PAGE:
As the UK faced three named storms in a week, causing major flooding both nationally and regionally, the increased impact of extreme weather caused by the climate crisis is now evident.
Before the media gaze shifts away entirely from flood-impacted towns and businesses in Yorkshire, an evaluation of the financial cost of the long-term damage, as well as mitigation plans, needs to begin.
Impact on cultural history
The UNESCO World Heritage site of Fountains Abbey and Studley Royal suffered extensive flooding owing to Storm Franklin, which necessitated the closure of the site on Monday 21 February. Fountains Abbey was also in the national press in 2021, where it was highlighted as being at risk from climate change and is one of the National Trust’s own target sites, after its vulnerability was identified. The National Trust itself states on its website that, “We’re part of the global fight against climate change. It is the single biggest threat to the precious landscapes and historic houses we care for”.
The Skell Valley Project, working in collaborative partnership with local farmers, landowners and local communities, is hoped to be a significant step forward in mitigating against the climate threat and to ensure a sustainable future for the valley and all that is contained within.
Climate crisis will increase likelihood of extreme weather events
Dr Fredi Otto, senior lecturer in climate science at Imperial College, London and a pioneer in climate attribution science, recently commented in a Guardian podcast that although it was not unusual to have winter storms, it was unusual to have three named storms in a single week. She referred to 2015, when the UK bore the brunt of Storms Desmond, Eve and Frank, but highlighted that the striking feature of the recent Storm Eunice was the ‘sting-jet’, where there were extremely high winds over a small area.
Dr Otto maintains we can say that the climate crisis is playing a part, for heatwaves and heavy rainfall events especially, and that these are becoming more frequent and more extreme. She explained that although wind speeds haven’t increased in the UK, rainfall has become more intense because of climate change and with sea levels being higher, storm surges are higher and more damaging than they would be without climate change.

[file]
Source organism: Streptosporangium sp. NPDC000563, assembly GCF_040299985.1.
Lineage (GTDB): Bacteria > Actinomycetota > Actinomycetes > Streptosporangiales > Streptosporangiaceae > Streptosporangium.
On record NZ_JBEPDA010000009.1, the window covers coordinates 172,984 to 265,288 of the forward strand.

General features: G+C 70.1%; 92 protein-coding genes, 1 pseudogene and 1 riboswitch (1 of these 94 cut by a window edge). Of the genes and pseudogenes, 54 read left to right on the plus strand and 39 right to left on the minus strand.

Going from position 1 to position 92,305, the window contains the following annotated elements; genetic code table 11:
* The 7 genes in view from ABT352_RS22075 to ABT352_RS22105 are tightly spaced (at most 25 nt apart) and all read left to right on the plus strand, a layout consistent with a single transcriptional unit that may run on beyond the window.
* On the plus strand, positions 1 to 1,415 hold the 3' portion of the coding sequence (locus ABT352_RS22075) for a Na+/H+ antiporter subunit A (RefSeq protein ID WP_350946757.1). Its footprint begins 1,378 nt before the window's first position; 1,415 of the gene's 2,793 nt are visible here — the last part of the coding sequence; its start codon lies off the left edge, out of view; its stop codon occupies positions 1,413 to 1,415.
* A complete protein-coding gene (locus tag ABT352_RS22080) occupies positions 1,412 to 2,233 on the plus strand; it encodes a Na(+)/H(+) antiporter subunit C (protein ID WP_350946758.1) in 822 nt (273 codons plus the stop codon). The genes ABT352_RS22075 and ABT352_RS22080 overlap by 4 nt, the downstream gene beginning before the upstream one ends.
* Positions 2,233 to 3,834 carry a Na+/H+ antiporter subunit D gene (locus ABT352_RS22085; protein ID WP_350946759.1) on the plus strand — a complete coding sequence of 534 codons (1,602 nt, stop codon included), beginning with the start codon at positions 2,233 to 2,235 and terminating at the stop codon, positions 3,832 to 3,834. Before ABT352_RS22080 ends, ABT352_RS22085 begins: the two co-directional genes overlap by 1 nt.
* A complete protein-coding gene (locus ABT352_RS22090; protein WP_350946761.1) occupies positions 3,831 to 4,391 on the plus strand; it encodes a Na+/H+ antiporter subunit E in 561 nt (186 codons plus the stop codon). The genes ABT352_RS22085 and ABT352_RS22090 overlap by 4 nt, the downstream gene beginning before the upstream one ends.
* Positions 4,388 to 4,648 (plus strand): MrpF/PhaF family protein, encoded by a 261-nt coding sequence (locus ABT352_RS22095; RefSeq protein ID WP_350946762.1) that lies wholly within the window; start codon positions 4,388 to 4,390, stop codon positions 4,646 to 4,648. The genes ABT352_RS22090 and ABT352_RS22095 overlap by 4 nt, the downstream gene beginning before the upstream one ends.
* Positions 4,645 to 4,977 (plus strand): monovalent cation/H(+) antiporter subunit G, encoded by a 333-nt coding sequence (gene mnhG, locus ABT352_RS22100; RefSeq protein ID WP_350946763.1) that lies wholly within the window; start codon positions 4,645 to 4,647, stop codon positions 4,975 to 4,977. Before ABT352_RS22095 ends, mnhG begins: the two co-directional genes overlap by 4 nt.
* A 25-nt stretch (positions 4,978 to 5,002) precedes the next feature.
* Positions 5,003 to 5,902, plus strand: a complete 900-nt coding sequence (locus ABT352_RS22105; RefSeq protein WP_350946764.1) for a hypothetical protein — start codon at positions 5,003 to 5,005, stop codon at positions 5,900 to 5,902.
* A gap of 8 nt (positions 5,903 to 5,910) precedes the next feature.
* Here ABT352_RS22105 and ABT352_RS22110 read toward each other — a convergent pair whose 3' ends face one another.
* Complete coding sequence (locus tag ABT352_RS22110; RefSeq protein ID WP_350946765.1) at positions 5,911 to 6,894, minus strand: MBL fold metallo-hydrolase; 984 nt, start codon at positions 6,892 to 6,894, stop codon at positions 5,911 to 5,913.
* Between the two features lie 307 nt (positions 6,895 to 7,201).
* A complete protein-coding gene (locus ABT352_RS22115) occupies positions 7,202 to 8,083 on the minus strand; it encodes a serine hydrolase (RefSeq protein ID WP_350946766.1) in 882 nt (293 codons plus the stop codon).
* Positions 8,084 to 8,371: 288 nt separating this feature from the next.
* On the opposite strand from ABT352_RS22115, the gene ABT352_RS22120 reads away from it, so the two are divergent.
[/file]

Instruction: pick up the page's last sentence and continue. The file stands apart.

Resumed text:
In terms of resilience to these increased extreme weather events, Dr Otto focused on the need for more data and stressed the importance of early warning systems that are based on climate models that help populations know where to go and how to keep safe. She concluded by highlighting that current city and town infrastructure needs to change to help us be more climate resilient, with more green spaces, better insulated homes and no building on flood plains.
Increased rainfall more likely
The State of the UK Climate report of 2020, further points to increased rainfall and compares winter storms over the last few decades to draw out the significant increase that we have seen. As supporting data, the Met Office refers to the peer-reviewed study of Davies et al from 2021, which states bluntly that, “climate change has increased the likelihood of extremes of this nature”.
“It is adapt or die”
Emma Howard Boyd, chair of the Environment Agency, said last year:
“The climate crisis is global, but its impacts are in your village, your shop, your home. Adaptation action needs to be integral to government, businesses and communities too and people will soon question why it isn’t – especially when it is much cheaper to invest early in climate resilience than to live with the costs of inaction.
“Some 200 people died in this summer’s flooding in Germany. That will happen in this country sooner or later, however high we build our flood defences, unless we also make the places where we live, work and travel resilient to the effects of the more violent weather the climate emergency is bringing. It is adapt or die.”
How long before the next storm?
We now know that increased rainfall events are more likely owing to climate change. In the UK, we cannot just wait for the next storm to arrive before hoping that flood defences will hold. Short and long-term solutions are required to protect communities and businesses. The Skell Valley Project may help protect Fountains Abbey and Studley Royal, but help is needed for towns and cities. The town of Tadcaster in Yorkshire was left reeling again, with river levels peaking at four metres and over 60 properties flooded. Sheffield had to cope with the “worst flooding since 2007”, with much of the transport infrastructure affected.
These once-in-a-decade or once-in-a-lifetime storms are now happening with such frequency that residents of affected towns barely have time to recover from the impact of the last one before the next one arrives, leading to frustration, anger and a rising sense that they have been cut adrift and are on their own.